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FDA Approval Expected Friday for Muscle

FDA Approval Expected Friday for Muscle
FDA Approval Expected Friday for Muscle


Duke Health News Duke Health News

DURHAM, N.C. -- U.S. commercial approval for Myozyme is expected this Friday, April 28. Myozyme has been developed for the treatment of Pompe disease, a debilitating, progressive and often fatal genetic muscular disorder.

A Duke University Medical Center team spent more than 20 years in research involving patients with Pompe disease and in developing the recombinant enzyme (Myozyme), a life-saving therapy for patients with this debilitating condition. Myozyme is the first treatment that offers hope to individuals with Pompe disease. The researchers previously showed that the enzyme was safe and effective in reversing symptoms of Pompe disease in quails affected with the disease. The enzyme therapy has been shown to improve heart and muscular functions and therefore prolong and enhance quality of life in infants born with Pompe disease, which usually claims the lives of affected children before they reach their first birthday.

The Food and Drug Administration is expected to act on the U.S. marketing application by April 28. Synpac (North Carolina) Inc., a drug development company in Research Triangle Park, and its parent company, Synpac Pharmaceuticals Ltd. of Cambois, England, began funding the Phase I/II trial at Duke until 2000 when Genzyme Corp. of Cambridge, Mass., took over funding.

Genzyme expects to complete enrollment soon in a clinical study involving patients with late-onset Pompe disease, which is intended to provide further support for Myozyme's use. The trial will continue throughout this year, and results will be available early next year.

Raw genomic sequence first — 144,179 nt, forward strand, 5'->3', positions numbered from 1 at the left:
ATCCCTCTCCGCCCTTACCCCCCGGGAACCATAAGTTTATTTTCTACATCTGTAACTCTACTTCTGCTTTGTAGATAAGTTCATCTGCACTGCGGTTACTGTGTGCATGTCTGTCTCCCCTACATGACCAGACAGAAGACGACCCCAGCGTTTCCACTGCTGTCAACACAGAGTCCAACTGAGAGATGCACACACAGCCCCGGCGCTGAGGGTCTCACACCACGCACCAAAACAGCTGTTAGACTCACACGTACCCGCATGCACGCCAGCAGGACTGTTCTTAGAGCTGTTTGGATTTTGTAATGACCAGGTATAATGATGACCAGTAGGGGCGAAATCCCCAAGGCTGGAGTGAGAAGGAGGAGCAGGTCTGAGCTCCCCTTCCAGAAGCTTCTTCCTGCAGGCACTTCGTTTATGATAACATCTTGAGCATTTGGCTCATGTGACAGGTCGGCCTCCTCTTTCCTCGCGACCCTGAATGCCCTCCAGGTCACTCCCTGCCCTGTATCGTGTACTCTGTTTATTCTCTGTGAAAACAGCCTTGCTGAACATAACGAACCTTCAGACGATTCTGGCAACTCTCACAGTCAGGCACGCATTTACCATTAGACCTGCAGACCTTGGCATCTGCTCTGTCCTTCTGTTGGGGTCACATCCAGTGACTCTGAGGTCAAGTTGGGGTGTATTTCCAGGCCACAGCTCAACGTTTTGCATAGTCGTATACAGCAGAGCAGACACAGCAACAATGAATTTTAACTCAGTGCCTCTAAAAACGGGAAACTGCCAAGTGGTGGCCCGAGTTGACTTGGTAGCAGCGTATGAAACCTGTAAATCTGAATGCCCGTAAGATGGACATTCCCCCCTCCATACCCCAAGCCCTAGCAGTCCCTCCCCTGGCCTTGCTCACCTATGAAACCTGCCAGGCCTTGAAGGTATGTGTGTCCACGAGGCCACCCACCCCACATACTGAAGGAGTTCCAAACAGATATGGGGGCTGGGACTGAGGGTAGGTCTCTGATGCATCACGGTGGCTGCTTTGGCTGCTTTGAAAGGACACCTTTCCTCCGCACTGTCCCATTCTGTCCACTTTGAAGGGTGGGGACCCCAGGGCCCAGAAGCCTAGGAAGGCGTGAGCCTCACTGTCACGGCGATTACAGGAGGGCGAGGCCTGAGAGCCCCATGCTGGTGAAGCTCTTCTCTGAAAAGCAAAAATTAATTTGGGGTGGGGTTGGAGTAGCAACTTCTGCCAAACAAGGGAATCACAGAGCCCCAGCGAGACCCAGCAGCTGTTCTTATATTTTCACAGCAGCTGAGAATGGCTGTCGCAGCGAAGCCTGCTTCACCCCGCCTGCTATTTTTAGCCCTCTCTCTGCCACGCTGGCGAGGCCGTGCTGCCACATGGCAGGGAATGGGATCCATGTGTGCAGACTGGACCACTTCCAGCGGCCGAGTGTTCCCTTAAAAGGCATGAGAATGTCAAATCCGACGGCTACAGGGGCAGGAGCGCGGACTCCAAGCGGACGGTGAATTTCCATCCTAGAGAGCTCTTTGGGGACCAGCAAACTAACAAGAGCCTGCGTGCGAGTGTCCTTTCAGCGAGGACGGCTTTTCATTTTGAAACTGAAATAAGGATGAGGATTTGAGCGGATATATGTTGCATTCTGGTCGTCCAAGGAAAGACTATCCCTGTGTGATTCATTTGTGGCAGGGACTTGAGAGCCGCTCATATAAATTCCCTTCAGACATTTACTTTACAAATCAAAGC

The study is part of a large, collaborative effort at Duke University Medical Center to find an effective treatment for Pompe disease, which affects approximately one in 40,000 individuals. Children born with Pompe disease have a defect in the enzyme known as acid alpha-glucosidase (GAA), which normally processes glycogen and converts it to glucose that the body needs for energy. The defect causes glycogen to build up in muscle tissues throughout the body, including the heart, causing various muscles to degenerate. Pompe disease affects more than 5,000 people in the United States. If symptoms appear during infancy, the disease is usually fatal. It is usually less severe when symptoms first appear late in childhood, but even then, life expectancy is greatly decreased and the disease causes significant morbidity.

Duke University Medical Center has an on-campus satellite uplink for live or recorded television interviews. We are also equipped with ISDN connectivity for radio interviews.

For assistance in arranging interviews, please contact Becky Oskin at (919) 684-4966 or (919) 684-4148. After hours, please page the Duke Medical Center News Office at (919) 970-3671.

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